Publishing copyrights are similar with slight nuances. Rights are divided into mechanical rights (streaming, downloads, physical sales), performance (radio, bar, restaurant, or live performance), and synchronization (a song played in a movie, TV show, or commercial).

Pretty easy, right? Not exactly. Royalties are more shared than a Thanksgiving turkey, but now you have a basic understanding of how royalties are paid out to rightsholders.

How to analyze a catalog?

So ready to take the leap? The next step is to understand how to analyze a catalog and determine its value. Here are some basic concepts you should familiarize yourself with:

LTM: Represents the last twelve months of revenue generated by a catalog. A multiple is applied to this number to determine its value.

The age of the dollar: This is the length of time a portfolio has generated income. The longer a catalog has produced consistent returns, the more valuable it is to buyers.

• Duration: The duration of ownership has a considerable impact on the determination of the price – 10 years, 30 years and lifetime of rights (LOR). For copyrights created after 1977, LOR is the life of the artist plus 70 years and provides the most significant benefit for earned income and resale value.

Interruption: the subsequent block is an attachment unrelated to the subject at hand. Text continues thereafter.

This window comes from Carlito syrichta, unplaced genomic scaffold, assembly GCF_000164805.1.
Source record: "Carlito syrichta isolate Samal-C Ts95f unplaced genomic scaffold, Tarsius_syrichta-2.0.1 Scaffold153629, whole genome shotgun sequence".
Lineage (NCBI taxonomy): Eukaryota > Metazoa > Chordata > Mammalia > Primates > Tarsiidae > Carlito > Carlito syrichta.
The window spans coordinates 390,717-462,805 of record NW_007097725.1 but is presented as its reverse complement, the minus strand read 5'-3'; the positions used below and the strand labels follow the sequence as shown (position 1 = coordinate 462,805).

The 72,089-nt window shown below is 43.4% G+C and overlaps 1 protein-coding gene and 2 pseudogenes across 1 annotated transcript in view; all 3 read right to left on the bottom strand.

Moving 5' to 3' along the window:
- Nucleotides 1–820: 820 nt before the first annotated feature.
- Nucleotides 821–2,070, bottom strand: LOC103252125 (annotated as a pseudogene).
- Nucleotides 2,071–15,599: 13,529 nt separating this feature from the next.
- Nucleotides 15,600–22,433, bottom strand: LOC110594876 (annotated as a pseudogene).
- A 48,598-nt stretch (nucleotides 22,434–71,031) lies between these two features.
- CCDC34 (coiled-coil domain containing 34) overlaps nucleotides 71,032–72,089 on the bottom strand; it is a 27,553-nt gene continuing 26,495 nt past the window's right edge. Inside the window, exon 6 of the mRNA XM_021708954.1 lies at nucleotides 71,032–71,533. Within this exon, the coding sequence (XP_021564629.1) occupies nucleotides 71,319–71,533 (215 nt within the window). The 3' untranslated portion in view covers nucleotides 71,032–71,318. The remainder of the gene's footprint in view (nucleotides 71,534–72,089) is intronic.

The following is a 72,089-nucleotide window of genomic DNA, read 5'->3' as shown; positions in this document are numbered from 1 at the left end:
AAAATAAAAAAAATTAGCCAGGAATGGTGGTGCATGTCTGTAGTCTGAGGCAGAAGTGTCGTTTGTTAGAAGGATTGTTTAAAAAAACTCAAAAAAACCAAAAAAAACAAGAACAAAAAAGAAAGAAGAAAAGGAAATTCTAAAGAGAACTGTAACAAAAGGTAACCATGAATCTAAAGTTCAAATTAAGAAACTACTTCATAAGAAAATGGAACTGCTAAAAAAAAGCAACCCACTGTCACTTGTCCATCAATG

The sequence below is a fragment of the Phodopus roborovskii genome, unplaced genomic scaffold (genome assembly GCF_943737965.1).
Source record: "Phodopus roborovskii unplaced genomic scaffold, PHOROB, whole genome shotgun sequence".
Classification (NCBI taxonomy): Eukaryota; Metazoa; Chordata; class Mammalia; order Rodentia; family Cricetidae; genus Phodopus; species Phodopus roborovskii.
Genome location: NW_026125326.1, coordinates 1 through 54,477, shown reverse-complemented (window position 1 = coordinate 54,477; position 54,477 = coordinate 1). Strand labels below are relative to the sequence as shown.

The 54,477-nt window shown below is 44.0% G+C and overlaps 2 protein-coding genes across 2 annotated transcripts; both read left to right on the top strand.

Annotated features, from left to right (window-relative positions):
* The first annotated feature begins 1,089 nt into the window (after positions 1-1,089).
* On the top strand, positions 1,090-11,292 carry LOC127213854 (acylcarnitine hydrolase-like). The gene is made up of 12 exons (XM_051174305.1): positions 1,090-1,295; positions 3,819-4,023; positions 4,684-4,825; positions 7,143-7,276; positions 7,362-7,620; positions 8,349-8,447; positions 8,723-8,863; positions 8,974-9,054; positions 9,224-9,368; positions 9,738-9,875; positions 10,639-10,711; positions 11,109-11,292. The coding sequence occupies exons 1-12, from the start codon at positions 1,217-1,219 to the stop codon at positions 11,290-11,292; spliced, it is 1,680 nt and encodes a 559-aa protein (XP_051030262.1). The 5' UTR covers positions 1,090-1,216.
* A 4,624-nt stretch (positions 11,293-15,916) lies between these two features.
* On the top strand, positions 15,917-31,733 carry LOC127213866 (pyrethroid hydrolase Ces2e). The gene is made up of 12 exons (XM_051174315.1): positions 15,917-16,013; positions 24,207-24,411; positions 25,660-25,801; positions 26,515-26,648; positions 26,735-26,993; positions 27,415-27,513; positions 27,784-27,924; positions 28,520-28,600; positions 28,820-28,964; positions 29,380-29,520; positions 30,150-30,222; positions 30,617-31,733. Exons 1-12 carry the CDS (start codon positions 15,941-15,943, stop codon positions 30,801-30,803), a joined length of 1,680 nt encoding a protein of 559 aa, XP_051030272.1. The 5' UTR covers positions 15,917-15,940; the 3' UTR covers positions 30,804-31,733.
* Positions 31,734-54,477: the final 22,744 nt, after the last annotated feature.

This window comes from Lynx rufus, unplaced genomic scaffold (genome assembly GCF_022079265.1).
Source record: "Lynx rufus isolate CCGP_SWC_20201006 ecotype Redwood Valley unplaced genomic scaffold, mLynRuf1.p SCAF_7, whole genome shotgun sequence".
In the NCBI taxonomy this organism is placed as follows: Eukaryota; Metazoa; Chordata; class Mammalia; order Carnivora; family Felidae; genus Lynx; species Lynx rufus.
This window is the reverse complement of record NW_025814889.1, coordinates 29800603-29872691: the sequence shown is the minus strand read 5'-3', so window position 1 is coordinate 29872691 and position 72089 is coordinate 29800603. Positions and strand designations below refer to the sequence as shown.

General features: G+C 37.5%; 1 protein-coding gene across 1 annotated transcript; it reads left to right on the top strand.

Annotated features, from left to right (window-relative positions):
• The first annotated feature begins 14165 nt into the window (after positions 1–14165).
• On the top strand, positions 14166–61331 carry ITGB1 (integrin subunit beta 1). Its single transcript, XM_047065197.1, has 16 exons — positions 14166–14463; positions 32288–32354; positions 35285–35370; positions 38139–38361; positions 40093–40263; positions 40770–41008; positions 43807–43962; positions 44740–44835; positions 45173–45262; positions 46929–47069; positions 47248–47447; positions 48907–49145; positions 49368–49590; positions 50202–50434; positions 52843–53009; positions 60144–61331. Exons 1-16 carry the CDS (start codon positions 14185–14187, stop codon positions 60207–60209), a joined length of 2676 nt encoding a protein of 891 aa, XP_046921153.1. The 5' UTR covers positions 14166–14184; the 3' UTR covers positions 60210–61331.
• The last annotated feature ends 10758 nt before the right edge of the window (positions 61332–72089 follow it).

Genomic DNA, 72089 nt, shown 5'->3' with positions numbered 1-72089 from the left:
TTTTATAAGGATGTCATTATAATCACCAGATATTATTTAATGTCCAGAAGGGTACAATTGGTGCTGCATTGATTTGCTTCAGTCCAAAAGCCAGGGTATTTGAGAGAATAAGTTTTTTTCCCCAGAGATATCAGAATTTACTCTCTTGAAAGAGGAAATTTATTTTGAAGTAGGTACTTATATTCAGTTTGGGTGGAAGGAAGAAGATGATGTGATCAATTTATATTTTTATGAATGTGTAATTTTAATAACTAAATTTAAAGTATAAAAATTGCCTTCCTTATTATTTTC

Trend rate: A visual representation of trend lines (up, down or sideways) provides valuable information for assessing future value and growth potential.

One of the biggest pitfalls new investors face when buying royalties is misinterpreting the analysis. Do not mistakenly assume the pursuit of certain sources of income. A tip to mitigate this potential downside is to always consider non-repeatable anomalies, such as one-time sync licenses, settlements, and catch-up payments. The buy price is determined by placing a multiple on LTM, so removing those numbers will give you a more factual basis.

Streaming your favorite song and getting a split payout of those royalties is a lot sexier than a top-notch stock dividend. Still, music royalties aren’t for everyone. Understanding your risk tolerance, time horizon, liquidity needs, and overall financial goals is key to determining if royalties are right for your portfolio. Potential illiquidity, loss of revenue and erosion of value can be significant risk factors and a huge turn off.

Connecting the dots between financial markets and the music industry has become increasingly accessible. Companies like Royalty Exchange, SongVest, and ANote Music provide user-friendly platforms and streamline the process for investors looking to get involved in the royalty space.

Will rising interest rates and inflation cause the catalog bubble to burst?

Interest in royalty-based investing appears to be continuing, but will the Fed and inflation dampen the good vibes? Even in a rising interest rate environment, catalog sales will continue to climb in 2022. While I don’t have a crystal ball, I don’t expect royalty markets to show any signs weakening. In my opinion and in the words of Christopher Wallace, “Sky’s the limit”.

The information provided here is not investment, tax or financial advice. You should consult a licensed professional for advice regarding your specific situation.